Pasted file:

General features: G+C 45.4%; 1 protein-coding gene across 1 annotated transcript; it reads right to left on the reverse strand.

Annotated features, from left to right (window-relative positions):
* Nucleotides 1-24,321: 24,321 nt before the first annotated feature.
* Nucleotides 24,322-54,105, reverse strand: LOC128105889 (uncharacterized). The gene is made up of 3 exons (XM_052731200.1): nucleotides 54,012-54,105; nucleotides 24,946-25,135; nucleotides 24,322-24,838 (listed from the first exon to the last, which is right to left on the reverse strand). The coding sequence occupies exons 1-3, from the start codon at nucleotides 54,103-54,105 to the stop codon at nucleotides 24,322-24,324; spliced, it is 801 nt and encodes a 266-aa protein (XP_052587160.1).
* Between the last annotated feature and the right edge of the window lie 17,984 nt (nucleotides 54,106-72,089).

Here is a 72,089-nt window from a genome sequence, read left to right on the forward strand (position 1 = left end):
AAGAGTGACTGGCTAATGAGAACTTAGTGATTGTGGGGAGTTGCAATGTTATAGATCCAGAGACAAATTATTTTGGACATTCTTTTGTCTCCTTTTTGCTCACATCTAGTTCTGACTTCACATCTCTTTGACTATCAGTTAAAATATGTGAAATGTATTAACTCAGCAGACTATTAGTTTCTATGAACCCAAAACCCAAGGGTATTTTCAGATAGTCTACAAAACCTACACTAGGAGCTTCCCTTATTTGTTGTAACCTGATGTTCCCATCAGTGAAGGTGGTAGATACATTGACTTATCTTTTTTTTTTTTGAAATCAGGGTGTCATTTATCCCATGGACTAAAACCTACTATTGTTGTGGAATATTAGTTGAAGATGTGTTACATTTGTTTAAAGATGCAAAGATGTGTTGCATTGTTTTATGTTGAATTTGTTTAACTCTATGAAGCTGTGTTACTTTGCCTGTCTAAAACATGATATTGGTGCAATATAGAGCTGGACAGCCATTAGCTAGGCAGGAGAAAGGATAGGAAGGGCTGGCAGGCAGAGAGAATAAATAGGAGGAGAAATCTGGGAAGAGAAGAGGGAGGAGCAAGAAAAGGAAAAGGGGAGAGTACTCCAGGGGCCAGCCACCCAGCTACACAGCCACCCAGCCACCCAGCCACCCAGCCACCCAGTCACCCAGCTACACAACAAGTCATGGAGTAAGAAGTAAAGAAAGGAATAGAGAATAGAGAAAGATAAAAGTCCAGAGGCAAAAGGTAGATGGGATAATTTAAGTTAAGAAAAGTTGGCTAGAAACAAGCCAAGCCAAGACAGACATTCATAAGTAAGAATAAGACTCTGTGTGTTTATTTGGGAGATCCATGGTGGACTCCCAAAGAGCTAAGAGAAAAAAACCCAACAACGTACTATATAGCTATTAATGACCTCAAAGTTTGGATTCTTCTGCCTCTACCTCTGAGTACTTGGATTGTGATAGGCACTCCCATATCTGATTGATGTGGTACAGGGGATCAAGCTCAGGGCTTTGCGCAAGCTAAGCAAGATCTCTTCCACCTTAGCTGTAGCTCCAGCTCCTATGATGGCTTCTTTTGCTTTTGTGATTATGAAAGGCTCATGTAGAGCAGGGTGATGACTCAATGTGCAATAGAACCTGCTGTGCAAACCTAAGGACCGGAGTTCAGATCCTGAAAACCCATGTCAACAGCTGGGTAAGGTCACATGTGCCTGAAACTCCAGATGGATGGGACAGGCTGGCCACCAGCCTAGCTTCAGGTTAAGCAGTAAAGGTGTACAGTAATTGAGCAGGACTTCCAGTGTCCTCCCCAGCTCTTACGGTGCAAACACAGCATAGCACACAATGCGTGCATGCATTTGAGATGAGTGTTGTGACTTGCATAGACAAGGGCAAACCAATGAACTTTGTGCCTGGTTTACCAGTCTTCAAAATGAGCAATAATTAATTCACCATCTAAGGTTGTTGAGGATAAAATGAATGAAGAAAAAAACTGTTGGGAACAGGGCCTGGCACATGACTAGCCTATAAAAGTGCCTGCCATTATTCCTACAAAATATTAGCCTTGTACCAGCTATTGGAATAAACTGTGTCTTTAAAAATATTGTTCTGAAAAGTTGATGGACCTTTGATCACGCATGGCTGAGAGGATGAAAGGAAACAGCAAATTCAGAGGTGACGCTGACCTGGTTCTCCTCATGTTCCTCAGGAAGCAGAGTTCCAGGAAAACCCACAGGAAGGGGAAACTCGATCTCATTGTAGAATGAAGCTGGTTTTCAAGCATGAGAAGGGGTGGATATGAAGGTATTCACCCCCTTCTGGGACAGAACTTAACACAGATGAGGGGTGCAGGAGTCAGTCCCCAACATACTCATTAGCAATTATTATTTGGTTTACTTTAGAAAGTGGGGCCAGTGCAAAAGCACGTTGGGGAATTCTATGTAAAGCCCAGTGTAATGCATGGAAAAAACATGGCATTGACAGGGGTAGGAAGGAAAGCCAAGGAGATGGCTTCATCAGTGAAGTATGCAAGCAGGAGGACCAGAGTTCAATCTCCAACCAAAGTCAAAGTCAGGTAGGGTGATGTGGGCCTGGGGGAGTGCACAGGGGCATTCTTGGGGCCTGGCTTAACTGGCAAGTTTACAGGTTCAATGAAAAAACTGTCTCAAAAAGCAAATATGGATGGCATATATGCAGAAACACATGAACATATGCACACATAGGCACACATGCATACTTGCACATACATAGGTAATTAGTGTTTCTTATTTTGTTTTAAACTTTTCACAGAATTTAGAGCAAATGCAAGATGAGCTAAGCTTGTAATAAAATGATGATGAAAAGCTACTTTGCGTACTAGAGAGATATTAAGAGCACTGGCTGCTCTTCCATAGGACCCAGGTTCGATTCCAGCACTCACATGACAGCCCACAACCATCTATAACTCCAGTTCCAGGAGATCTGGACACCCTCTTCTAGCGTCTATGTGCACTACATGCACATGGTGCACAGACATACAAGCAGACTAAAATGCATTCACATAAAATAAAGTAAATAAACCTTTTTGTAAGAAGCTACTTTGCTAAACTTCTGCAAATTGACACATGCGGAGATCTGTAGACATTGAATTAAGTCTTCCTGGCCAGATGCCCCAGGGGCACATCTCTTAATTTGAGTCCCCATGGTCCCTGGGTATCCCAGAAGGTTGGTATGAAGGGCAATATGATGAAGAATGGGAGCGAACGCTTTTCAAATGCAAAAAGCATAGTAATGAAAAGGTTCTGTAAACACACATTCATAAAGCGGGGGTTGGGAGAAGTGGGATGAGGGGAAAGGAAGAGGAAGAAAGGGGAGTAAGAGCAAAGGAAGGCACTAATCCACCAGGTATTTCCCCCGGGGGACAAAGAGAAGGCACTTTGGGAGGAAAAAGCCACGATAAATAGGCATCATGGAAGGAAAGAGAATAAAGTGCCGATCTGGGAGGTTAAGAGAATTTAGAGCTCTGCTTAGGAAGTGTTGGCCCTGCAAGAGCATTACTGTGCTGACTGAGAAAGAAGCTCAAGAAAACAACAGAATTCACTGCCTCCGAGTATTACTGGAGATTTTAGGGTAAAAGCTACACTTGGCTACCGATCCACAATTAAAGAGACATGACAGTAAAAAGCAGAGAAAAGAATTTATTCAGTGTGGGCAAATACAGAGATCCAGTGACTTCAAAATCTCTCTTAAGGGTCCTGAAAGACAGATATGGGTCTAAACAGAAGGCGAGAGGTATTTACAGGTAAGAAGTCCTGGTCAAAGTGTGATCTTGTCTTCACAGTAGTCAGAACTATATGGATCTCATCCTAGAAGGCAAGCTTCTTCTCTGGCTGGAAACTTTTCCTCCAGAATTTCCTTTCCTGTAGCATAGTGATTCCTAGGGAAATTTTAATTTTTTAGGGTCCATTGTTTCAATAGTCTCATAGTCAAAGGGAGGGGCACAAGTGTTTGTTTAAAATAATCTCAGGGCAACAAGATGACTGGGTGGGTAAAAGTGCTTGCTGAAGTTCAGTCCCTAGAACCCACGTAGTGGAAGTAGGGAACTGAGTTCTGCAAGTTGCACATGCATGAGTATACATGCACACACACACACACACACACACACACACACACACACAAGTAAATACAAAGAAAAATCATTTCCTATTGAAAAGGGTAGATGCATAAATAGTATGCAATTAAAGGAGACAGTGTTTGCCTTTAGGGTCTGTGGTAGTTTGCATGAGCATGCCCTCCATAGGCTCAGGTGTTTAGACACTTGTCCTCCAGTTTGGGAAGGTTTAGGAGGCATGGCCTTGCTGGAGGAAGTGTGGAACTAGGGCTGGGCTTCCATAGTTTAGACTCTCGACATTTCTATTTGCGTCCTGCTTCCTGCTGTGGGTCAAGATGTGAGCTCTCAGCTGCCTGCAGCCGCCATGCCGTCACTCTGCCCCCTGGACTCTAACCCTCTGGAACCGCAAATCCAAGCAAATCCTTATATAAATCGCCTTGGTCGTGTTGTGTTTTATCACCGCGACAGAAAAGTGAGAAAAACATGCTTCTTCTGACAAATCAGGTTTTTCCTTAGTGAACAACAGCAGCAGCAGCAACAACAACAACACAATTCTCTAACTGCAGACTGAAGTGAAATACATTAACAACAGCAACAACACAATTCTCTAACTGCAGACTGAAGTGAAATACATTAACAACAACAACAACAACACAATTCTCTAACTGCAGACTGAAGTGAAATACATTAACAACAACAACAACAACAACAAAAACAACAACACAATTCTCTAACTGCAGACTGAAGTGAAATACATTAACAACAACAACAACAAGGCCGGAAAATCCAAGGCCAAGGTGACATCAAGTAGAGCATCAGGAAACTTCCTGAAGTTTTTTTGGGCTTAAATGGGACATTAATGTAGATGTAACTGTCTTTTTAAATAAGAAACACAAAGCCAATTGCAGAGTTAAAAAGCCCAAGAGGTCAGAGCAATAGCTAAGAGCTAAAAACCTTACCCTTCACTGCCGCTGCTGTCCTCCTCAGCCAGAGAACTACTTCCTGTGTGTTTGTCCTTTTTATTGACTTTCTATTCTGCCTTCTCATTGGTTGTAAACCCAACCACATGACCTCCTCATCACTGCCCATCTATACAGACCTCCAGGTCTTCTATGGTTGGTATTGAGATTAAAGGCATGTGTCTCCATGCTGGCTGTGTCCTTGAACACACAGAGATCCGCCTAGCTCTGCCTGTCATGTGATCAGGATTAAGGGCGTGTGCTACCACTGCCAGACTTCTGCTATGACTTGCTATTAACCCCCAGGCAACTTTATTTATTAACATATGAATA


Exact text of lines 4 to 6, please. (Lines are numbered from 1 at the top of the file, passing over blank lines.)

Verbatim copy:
* Nucleotides 24,322-54,105, reverse strand: LOC128105889 (uncharacterized). The gene is made up of 3 exons (XM_052731200.1): nucleotides 54,012-54,105; nucleotides 24,946-25,135; nucleotides 24,322-24,838 (listed from the first exon to the last, which is right to left on the reverse strand). The coding sequence occupies exons 1-3, from the start codon at nucleotides 54,103-54,105 to the stop codon at nucleotides 24,322-24,324; spliced, it is 801 nt and encodes a 266-aa protein (XP_052587160.1).
* Between the last annotated feature and the right edge of the window lie 17,984 nt (nucleotides 54,106-72,089).

Here is a 72,089-nt window from a genome sequence, read left to right on the forward strand (position 1 = left end):